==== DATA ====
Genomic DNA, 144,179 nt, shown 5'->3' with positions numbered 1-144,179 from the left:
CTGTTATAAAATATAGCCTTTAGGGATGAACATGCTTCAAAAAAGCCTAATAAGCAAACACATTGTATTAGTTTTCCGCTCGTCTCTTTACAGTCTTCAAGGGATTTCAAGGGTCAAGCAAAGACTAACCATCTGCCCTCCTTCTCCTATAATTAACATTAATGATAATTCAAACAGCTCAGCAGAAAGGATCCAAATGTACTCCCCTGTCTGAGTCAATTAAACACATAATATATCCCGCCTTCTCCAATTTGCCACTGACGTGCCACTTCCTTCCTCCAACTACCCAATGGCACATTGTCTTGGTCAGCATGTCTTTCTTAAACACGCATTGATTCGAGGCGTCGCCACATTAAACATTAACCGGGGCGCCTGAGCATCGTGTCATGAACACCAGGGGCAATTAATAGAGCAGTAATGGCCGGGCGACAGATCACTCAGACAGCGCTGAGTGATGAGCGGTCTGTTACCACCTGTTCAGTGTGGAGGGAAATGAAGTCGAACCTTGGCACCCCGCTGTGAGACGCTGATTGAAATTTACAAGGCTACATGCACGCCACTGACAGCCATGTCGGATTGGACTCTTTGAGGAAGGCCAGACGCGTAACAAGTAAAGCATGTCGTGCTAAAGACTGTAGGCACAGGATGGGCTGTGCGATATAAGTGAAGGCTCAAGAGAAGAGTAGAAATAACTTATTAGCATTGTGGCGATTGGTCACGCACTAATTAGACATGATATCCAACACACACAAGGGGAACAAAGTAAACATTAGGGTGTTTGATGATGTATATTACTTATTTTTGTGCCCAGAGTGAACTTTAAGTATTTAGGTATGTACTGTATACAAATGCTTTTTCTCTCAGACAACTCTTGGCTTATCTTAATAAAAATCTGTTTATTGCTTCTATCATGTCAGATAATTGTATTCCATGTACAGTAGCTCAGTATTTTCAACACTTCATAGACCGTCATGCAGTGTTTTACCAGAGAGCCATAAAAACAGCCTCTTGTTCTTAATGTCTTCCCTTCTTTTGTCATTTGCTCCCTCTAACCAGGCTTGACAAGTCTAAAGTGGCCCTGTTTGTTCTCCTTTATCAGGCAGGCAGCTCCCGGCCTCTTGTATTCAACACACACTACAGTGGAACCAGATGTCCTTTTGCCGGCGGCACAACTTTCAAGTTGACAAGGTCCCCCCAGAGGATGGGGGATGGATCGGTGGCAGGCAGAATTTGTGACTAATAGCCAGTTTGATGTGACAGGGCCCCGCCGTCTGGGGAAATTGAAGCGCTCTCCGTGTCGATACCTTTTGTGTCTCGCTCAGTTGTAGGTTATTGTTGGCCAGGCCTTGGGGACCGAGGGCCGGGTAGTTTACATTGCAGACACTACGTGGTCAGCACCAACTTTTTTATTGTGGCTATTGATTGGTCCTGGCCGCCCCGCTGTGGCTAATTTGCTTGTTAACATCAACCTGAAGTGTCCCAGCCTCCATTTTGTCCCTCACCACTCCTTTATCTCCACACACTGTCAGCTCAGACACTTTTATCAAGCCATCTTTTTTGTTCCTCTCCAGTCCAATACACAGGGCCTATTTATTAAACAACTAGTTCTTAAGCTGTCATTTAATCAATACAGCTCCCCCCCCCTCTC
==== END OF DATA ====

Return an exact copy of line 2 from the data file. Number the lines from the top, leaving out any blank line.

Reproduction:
CTGTTATAAAATATAGCCTTTAGGGATGAACATGCTTCAAAAAAGCCTAATAAGCAAACACATTGTATTAGTTTTCCGCTCGTCTCTTTACAGTCTTCAAGGGATTTCAAGGGTCAAGCAAAGACTAACCATCTGCCCTCCTTCTCCTATAATTAACATTAATGATAATTCAAACAGCTCAGCAGAAAGGATCCAAATGTACTCCCCTGTCTGAGTCAATTAAACACATAATATATCCCGCCTTCTCCAATTTGCCACTGACGTGCCACTTCCTTCCTCCAACTACCCAATGGCACATTGTCTTGGTCAGCATGTCTTTCTTAAACACGCATTGATTCGAGGCGTCGCCACATTAAACATTAACCGGGGCGCCTGAGCATCGTGTCATGAACACCAGGGGCAATTAATAGAGCAGTAATGGCCGGGCGACAGATCACTCAGACAGCGCTGAGTGATGAGCGGTCTGTTACCACCTGTTCAGTGTGGAGGGAAATGAAGTCGAACCTTGGCACCCCGCTGTGAGACGCTGATTGAAATTTACAAGGCTACATGCACGCCACTGACAGCCATGTCGGATTGGACTCTTTGAGGAAGGCCAGACGCGTAACAAGTAAAGCATGTCGTGCTAAAGACTGTAGGCACAGGATGGGCTGTGCGATATAAGTGAAGGCTCAAGAGAAGAGTAGAAATAACTTATTAGCATTGTGGCGATTGGTCACGCACTAATTAGACATGATATCCAACACACACAAGGGGAACAAAGTAAACATTAGGGTGTTTGATGATGTATATTACTTATTTTTGTGCCCAGAGTGAACTTTAAGTATTTAGGTATGTACTGTATACAAATGCTTTTTCTCTCAGACAACTCTTGGCTTATCTTAATAAAAATCTGTTTATTGCTTCTATCATGTCAGATAATTGTATTCCATGTACAGTAGCTCAGTATTTTCAACACTTCATAGACCGTCATGCAGTGTTTTACCAGAGAGCCATAAAAACAGCCTCTTGTTCTTAATGTCTTCCCTTCTTTTGTCATTTGCTCCCTCTAACCAGGCTTGACAAGTCTAAAGTGGCCCTGTTTGTTCTCCTTTATCAGGCAGGCAGCTCCCGGCCTCTTGTATTCAACACACACTACAGTGGAACCAGATGTCCTTTTGCCGGCGGCACAACTTTCAAGTTGACAAGGTCCCCCCAGAGGATGGGGGATGGATCGGTGGCAGGCAGAATTTGTGACTAATAGCCAGTTTGATGTGACAGGGCCCCGCCGTCTGGGGAAATTGAAGCGCTCTCCGTGTCGATACCTTTTGTGTCTCGCTCAGTTGTAGGTTATTGTTGGCCAGGCCTTGGGGACCGAGGGCCGGGTAGTTTACATTGCAGACACTACGTGGTCAGCACCAACTTTTTTATTGTGGCTATTGATTGGTCCTGGCCGCCCCGCTGTGGCTAATTTGCTTGTTAACATCAACCTGAAGTGTCCCAGCCTCCATTTTGTCCCTCACCACTCCTTTATCTCCACACACTGTCAGCTCAGACACTTTTATCAAGCCATCTTTTTTGTTCCTCTCCAGTCCAATACACAGGGCCTATTTATTAAACAACTAGTTCTTAAGCTGTCATTTAATCAATACAGCTCCCCCCCCCTCTC